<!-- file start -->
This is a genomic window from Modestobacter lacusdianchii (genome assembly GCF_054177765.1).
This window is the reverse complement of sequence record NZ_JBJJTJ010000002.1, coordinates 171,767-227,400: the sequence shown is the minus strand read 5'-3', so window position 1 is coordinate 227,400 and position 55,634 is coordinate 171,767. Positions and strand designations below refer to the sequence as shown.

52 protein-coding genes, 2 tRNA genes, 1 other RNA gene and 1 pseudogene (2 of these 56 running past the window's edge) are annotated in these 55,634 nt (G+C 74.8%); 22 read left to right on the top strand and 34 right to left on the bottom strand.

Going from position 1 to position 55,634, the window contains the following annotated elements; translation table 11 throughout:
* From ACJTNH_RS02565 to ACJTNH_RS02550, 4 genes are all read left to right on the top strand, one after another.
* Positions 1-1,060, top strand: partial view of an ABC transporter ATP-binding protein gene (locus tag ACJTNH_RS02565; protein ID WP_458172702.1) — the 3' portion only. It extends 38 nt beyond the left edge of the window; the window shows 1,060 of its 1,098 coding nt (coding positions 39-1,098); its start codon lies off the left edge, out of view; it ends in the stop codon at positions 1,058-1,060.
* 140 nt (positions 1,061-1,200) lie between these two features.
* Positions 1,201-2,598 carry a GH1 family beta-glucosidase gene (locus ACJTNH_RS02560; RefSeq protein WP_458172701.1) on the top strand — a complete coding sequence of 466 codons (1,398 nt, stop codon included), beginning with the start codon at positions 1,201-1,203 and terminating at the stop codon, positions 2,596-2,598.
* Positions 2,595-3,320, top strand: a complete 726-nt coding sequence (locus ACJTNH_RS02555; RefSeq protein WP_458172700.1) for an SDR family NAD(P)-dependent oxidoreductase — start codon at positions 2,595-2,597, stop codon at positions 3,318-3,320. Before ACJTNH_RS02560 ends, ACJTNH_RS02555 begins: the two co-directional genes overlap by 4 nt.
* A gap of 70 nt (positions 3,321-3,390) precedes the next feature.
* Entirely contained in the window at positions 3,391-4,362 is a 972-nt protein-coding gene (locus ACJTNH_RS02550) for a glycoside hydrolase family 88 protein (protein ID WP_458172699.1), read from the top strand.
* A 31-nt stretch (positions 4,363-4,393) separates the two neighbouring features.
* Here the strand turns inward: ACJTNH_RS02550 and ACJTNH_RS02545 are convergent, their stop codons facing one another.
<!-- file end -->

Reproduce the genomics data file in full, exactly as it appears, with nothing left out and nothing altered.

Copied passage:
This is a genomic window from Modestobacter lacusdianchii (genome assembly GCF_054177765.1).
This window is the reverse complement of sequence record NZ_JBJJTJ010000002.1, coordinates 171,767-227,400: the sequence shown is the minus strand read 5'-3', so window position 1 is coordinate 227,400 and position 55,634 is coordinate 171,767. Positions and strand designations below refer to the sequence as shown.

52 protein-coding genes, 2 tRNA genes, 1 other RNA gene and 1 pseudogene (2 of these 56 running past the window's edge) are annotated in these 55,634 nt (G+C 74.8%); 22 read left to right on the top strand and 34 right to left on the bottom strand.

Going from position 1 to position 55,634, the window contains the following annotated elements; translation table 11 throughout:
* From ACJTNH_RS02565 to ACJTNH_RS02550, 4 genes are all read left to right on the top strand, one after another.
* Positions 1-1,060, top strand: partial view of an ABC transporter ATP-binding protein gene (locus tag ACJTNH_RS02565; protein ID WP_458172702.1) — the 3' portion only. It extends 38 nt beyond the left edge of the window; the window shows 1,060 of its 1,098 coding nt (coding positions 39-1,098); its start codon lies off the left edge, out of view; it ends in the stop codon at positions 1,058-1,060.
* 140 nt (positions 1,061-1,200) lie between these two features.
* Positions 1,201-2,598 carry a GH1 family beta-glucosidase gene (locus ACJTNH_RS02560; RefSeq protein WP_458172701.1) on the top strand — a complete coding sequence of 466 codons (1,398 nt, stop codon included), beginning with the start codon at positions 1,201-1,203 and terminating at the stop codon, positions 2,596-2,598.
* Positions 2,595-3,320, top strand: a complete 726-nt coding sequence (locus ACJTNH_RS02555; RefSeq protein WP_458172700.1) for an SDR family NAD(P)-dependent oxidoreductase — start codon at positions 2,595-2,597, stop codon at positions 3,318-3,320. Before ACJTNH_RS02560 ends, ACJTNH_RS02555 begins: the two co-directional genes overlap by 4 nt.
* A gap of 70 nt (positions 3,321-3,390) precedes the next feature.
* Entirely contained in the window at positions 3,391-4,362 is a 972-nt protein-coding gene (locus ACJTNH_RS02550) for a glycoside hydrolase family 88 protein (protein ID WP_458172699.1), read from the top strand.
* A 31-nt stretch (positions 4,363-4,393) separates the two neighbouring features.
* Here the strand turns inward: ACJTNH_RS02550 and ACJTNH_RS02545 are convergent, their stop codons facing one another.